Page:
We have a couple more ammunition-related documents today, both in English this time (and courtesy of reader Robert). First up is the short one, a 21-page leaflet on Japanese ammunition markings. It was written just after the end of the war, for use by bomb disposal crews to be able to recognize all the various different types of Japanese munitions. The ideal way to handle dummy practice shells is, of course, much different than the ideal way to handle instantaneous-fused HE, and it helps to be able to tell the difference. The document covers everything from aircraft bombs down to basic small arms cartridges, with distinguishing markings of specialty ammo like AP or tracer in both 6.5mm and 7.7mm – could be very handy if you have some WWII-era Japanese ammo.
Second, and perhaps less likely to be directly useful but much more technical and detailed, is a 1924 British booklet (with 1926 addendum; 200+ pages) on ammunition, OU5267. It also covers all manner of ammo, from .22 rimfire training cartridges up to heavy artillery shells, and everything in between (including things like signal flares and depth charges). If it also nicely illustrated, with excellent color cutaway plates of various cartridges, fuses, etc. Like this diagram of a Fuse, Hydrostatic, Valve No.8, Mark I (a depth charge fuse):
If you are at all interested in the state of British munitions in the mid 1920s, you will find this pretty neat, I expect – and it’s interesting to flip through and check out the pretty pictures for everyone else. 🙂
How do we view the second manual? Japanese leaflet and the Ammunition Pocket Book open when you click the pictures, but the other does not. I want to see some pretty pictures! 😉
In Russian equivalent of this books is Альбом конструкций патронов стрелкового и крупнокалиберного автоматического оружия (от 6,5 до 37 мм) from 1946. I suppose that only Russian-language version exists, but it is interesting even if you don’t Russian it is valuable source with many drawings and cross-sections.
I forget: this books also contains info about other countries ammo (for example Germany and Japan).
Cool items 🙂 I bet learning Japanese is quite complicated, looks like write in little pictures rather than letters similar to Chinese, interesting subject have to look into it further one assumes they must sort of suggest something like fire then hand i.e. burnt, not sure. What’s the term Hydrostatic mean, anyone know? Water, friction? In Japanese perhaps you draw a symbol for a waterfall and a head with frizzy hair, who knows. A valve would imply it’s something to do with water also perhaps, I get how the striker would be actuated by the plunger if it was depressed but what depresses it… Water pressure, a depth charge fuze?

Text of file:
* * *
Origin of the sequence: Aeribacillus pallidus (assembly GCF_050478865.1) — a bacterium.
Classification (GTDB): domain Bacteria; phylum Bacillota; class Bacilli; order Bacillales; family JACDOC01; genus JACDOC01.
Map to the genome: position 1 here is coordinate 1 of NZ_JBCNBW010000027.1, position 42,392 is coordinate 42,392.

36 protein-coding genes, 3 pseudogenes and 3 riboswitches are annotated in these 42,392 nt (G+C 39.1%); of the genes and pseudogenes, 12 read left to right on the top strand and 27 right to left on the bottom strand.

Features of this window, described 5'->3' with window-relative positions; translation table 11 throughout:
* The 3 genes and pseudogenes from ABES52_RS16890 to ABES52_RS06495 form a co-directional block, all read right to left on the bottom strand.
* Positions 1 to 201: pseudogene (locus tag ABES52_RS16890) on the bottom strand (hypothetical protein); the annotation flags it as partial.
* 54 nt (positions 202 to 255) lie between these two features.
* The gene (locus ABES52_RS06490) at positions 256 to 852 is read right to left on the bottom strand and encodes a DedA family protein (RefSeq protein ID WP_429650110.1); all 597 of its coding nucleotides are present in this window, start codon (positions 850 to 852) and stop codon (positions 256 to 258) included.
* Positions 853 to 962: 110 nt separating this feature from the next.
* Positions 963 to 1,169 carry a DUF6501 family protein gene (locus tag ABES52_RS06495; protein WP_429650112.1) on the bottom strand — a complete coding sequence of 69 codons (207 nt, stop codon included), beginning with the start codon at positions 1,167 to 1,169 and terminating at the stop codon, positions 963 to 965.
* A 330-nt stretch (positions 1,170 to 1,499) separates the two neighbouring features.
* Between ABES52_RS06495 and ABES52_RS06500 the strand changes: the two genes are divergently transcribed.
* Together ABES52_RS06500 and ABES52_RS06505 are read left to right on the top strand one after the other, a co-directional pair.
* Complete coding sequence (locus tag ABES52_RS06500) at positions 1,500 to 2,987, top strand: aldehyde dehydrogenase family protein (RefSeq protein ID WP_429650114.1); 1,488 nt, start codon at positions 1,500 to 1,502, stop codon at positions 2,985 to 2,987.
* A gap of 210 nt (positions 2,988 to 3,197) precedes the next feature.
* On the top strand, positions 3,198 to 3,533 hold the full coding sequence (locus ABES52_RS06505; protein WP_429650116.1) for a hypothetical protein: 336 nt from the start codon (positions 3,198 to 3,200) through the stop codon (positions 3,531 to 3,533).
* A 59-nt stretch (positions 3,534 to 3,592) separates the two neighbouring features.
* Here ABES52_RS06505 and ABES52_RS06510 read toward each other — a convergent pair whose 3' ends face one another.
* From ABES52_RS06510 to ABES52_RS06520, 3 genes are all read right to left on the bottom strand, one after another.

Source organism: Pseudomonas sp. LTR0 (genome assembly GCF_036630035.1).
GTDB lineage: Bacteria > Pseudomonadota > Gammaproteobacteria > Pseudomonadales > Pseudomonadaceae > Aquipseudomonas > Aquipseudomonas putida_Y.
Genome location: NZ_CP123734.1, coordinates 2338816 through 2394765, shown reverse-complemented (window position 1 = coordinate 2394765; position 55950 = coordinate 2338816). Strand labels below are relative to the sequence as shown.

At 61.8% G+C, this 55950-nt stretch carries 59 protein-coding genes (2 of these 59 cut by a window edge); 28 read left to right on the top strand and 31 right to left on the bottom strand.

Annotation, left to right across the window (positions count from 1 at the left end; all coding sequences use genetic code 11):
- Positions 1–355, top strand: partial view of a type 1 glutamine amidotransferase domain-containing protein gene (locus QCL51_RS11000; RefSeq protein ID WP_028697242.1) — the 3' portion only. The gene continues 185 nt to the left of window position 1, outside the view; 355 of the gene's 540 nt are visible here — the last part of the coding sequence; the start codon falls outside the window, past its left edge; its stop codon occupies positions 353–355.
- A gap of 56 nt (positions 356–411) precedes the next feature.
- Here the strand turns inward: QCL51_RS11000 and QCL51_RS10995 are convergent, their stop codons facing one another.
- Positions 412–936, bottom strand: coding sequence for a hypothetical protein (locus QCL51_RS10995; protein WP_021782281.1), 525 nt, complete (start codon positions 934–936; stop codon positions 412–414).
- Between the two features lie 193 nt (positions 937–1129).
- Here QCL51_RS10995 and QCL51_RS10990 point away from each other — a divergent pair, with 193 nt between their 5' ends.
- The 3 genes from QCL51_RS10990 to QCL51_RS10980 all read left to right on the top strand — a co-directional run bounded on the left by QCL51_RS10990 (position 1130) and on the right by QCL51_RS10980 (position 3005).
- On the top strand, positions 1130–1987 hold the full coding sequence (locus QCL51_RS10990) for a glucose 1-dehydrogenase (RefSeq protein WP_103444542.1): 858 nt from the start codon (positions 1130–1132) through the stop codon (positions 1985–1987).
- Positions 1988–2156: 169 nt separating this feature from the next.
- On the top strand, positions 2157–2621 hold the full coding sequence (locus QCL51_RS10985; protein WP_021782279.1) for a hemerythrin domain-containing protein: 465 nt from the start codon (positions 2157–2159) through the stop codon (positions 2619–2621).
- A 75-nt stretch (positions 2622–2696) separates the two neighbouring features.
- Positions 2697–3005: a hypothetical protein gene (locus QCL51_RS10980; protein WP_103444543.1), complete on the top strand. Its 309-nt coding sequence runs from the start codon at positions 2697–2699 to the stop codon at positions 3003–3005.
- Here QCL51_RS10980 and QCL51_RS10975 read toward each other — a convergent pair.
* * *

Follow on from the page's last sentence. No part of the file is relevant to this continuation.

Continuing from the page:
Might be something to do with the leather, maybe it contracts when wet.
Oh it is a depth charge fuze, it says so d’oh.
As you deduced, hydrostatic means pressure-activated. But most hydro fuzes have a safety device built in to ensure that they only fire if initiated by water pressure, as opposed to other kinds.
For instance, the WW2 Hedgehog bomb had a contact fuze as opposed to a hydrostatic pressure fuze, so it would only go off if it actually hit a U-boat. But it also had a small “propellor” up front, like an aerial bomb, that only began “unwinding” once it hit the water, to prevent accidental detonation if, for instance, the launcher was fired by mistake at dockside.
According to Gerald Pawle of Admiralty DMWD (in The Secret War), who helped develop the Hedgehog, a Hedgehog launcher was indeed accidentally set off at dockside in New York, lobbing its 20 bombs onto a concrete pier. Every one landed nose first. None detonated.
I think we can safely assume the safety mechanism worked just fine. Of course, I think it is also safe to assume that at least a few people there had to change their underwear rather hastily, as well.
For sure, underwear change required “it would have all happened so quickly to” he he. Clever weren’t they, all these methods and devices they came up with cheers.
Is the depth charge fuze activated by a vacuum, caused by water pressure out of interest? Is the pressure plate, more sucked in than pressed upon from the outside.
The cover appears to have small holes in it, presumably to let water into a chamber above the rubber diaphragm which appears to be seal the pressure plate in if you will, so perhaps pressurized water squeezes the water inside when it goes lower. To adjust the depth of detonation maybe you screw the nut further down which makes the plungers hole for the striker nearer to it i.e. So the diaphragm would be concave, and the chamber above it larger.
The perforated cover is to protect the diaphragm unit (which is actually a bit delicate) from being hit, kicked, banged into things, etc., on shipboard.
As to how it works, as water pressure on the outside increases, it presses inward on the diaphragm until it goes “pop” inward, like the lid on a Ball canning bottle full of green beans, or whatever, when you take it out of the pressure canner and set it on the counter to cool.
When it goes “pop”, the center of the diaphragm pushes in on the trip of the striker that fires the detonator into the gain, setting off the main charge. Just like an impact fuze on an aerial bomb, except with the diaphragm providing the “impact”.
If you’ve ever watched the movie The Enemy Below, they show the “ratchet” being used to set the depth on the detonator when they begin rolling “ash cans” off the DE’s stern racks. This ratchet adjusts tension on a large coil spring, like the suspension spring on an automobile, that resists the inward pressure of the water on the diaphragm until the “can” is deep enough for the water pressure to overcome the spring.